Anti-ballistic missile

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Part of a ballistic missile defense system, an anti-ballistic missile (ABM), is a guided missile, usually fired from a land or ship launcher, that is capable of destroying a ballistic missile. It may attack its target during the boost phase, midcourse, or terminal phase of its trajectory.

ABMs are not the only ways to destroy a ballistic missile. Directed energy weapons could work in all phases; the most active work is on boost and terminal phase lasers. Autocannon or other non-rocket mechanisms (e.g., "Metal Storm") may have a role for point defense in the terminal phase.

Boost phase

Midcourse phase

All midcourse interceptors are "hit to kill" (HTK), which destroy themselves and their target by the immense kinetic energy release of a collision between supersonic and hypersonic vehicles. HTK is necessary because midcourse intercepts take place in the vacuum of space, where no significant pressure wave would develop if the interceptor used an explosive warhead.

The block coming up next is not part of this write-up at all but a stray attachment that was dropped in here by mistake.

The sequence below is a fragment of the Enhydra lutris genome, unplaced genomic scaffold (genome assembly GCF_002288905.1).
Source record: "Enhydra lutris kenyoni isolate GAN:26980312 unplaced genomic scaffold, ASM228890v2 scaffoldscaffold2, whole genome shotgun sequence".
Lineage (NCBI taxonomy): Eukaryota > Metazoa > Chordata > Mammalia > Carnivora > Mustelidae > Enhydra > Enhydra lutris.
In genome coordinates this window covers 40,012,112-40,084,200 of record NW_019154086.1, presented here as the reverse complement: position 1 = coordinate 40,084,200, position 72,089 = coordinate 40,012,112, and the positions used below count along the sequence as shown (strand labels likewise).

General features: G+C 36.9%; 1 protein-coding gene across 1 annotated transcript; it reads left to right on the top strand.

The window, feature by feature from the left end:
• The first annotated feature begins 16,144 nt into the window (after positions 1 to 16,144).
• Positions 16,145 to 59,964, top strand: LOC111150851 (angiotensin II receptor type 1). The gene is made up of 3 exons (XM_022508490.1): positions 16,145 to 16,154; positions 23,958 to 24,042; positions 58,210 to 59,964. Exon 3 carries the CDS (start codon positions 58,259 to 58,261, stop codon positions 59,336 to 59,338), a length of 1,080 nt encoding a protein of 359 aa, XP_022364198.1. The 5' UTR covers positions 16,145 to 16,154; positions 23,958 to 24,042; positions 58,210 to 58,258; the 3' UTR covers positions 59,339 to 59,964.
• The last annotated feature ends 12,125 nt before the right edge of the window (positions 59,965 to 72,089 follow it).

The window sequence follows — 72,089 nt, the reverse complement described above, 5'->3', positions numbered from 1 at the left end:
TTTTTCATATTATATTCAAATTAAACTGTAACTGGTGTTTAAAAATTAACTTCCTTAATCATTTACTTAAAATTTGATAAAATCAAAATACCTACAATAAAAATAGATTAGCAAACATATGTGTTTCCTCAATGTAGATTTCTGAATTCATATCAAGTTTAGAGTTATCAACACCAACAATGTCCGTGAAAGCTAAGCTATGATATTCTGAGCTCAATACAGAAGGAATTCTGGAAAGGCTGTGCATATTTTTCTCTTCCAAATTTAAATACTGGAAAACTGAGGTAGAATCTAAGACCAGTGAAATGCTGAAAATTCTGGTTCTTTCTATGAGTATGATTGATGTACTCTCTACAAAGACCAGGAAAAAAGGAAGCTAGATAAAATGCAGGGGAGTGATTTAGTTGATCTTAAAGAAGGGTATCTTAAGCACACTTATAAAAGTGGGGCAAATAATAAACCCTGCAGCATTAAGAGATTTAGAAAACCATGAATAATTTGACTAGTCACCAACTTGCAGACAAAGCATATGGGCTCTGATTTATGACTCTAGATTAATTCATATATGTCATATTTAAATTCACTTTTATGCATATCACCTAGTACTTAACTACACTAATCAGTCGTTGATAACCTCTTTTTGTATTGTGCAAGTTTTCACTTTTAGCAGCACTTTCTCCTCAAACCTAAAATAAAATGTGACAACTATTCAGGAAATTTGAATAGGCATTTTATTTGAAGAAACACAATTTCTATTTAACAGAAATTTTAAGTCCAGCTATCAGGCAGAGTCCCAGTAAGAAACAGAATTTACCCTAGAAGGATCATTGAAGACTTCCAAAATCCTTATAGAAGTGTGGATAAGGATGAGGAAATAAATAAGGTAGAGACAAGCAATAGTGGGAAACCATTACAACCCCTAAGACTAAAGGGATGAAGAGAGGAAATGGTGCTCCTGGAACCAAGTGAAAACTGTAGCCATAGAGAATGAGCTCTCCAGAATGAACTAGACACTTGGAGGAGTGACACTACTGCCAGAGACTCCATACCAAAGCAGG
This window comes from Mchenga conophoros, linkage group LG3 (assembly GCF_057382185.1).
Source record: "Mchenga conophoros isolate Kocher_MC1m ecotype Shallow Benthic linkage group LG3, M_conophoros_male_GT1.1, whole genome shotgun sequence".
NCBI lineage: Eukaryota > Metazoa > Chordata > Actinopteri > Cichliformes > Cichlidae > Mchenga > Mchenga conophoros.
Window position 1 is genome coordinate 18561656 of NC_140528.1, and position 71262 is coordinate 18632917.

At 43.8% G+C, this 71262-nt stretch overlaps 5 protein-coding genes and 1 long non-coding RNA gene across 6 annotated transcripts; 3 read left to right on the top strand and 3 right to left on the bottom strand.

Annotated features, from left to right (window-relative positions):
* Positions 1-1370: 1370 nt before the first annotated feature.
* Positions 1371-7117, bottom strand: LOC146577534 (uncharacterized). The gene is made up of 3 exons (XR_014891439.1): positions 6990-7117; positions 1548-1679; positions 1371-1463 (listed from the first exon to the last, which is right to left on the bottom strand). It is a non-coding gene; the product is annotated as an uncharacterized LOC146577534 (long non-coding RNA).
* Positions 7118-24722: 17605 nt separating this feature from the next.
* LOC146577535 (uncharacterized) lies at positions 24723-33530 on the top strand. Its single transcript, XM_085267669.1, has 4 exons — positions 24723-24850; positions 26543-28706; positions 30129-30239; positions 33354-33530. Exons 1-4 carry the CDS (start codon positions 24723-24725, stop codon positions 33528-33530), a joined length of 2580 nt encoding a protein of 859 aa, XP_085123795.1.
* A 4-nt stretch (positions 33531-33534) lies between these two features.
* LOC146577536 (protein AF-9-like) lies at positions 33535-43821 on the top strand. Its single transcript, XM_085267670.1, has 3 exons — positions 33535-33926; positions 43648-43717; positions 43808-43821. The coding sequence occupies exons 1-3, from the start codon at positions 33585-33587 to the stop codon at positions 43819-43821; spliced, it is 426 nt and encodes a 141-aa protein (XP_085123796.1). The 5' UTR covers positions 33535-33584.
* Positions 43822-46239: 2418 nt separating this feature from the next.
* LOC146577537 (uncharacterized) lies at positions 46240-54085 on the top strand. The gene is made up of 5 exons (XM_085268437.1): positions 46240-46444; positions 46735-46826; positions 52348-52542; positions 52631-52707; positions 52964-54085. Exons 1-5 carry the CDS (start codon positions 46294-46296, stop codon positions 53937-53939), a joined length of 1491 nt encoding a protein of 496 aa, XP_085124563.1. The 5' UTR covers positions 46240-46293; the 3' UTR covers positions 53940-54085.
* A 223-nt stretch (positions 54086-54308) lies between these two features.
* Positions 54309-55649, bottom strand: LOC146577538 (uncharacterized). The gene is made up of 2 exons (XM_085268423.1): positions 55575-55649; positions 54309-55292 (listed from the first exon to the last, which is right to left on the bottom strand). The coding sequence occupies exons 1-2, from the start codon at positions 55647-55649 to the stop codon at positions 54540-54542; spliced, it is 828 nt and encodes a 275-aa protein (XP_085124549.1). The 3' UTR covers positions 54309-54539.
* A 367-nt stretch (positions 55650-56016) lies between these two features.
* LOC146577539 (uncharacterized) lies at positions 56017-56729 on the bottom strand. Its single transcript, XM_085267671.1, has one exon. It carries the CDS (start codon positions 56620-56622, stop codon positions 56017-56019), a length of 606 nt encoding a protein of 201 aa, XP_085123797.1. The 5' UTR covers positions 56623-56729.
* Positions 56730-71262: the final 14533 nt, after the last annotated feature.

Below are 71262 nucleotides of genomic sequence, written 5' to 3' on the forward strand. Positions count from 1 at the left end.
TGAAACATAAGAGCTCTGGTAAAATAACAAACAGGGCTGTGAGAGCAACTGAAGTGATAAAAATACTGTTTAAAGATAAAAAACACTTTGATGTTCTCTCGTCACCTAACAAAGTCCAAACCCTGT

Terminal phase interceptors

This is the most common form of ABM, especially against reentry vehicles of missiles with less than intercontinental range, which fly more slowly than ICBM warheads. Most warheads are HTK, especially those that will intercept above most of the atmosphere.

Different missiles intercept at various altitudes and ranges, and ballistic missile defense systems may very well have layers of defenses, starting by attempting the intercept while still above the atmosphere, and then using faster, shorter-ranged missiles to kill the warheads missed by the original interceptor. Even in a layered defense, it is common to send at least two interceptors at each incoming rentry vehicles.

Below superfast point defense missiles, there may be additional laser or autocannon defenses.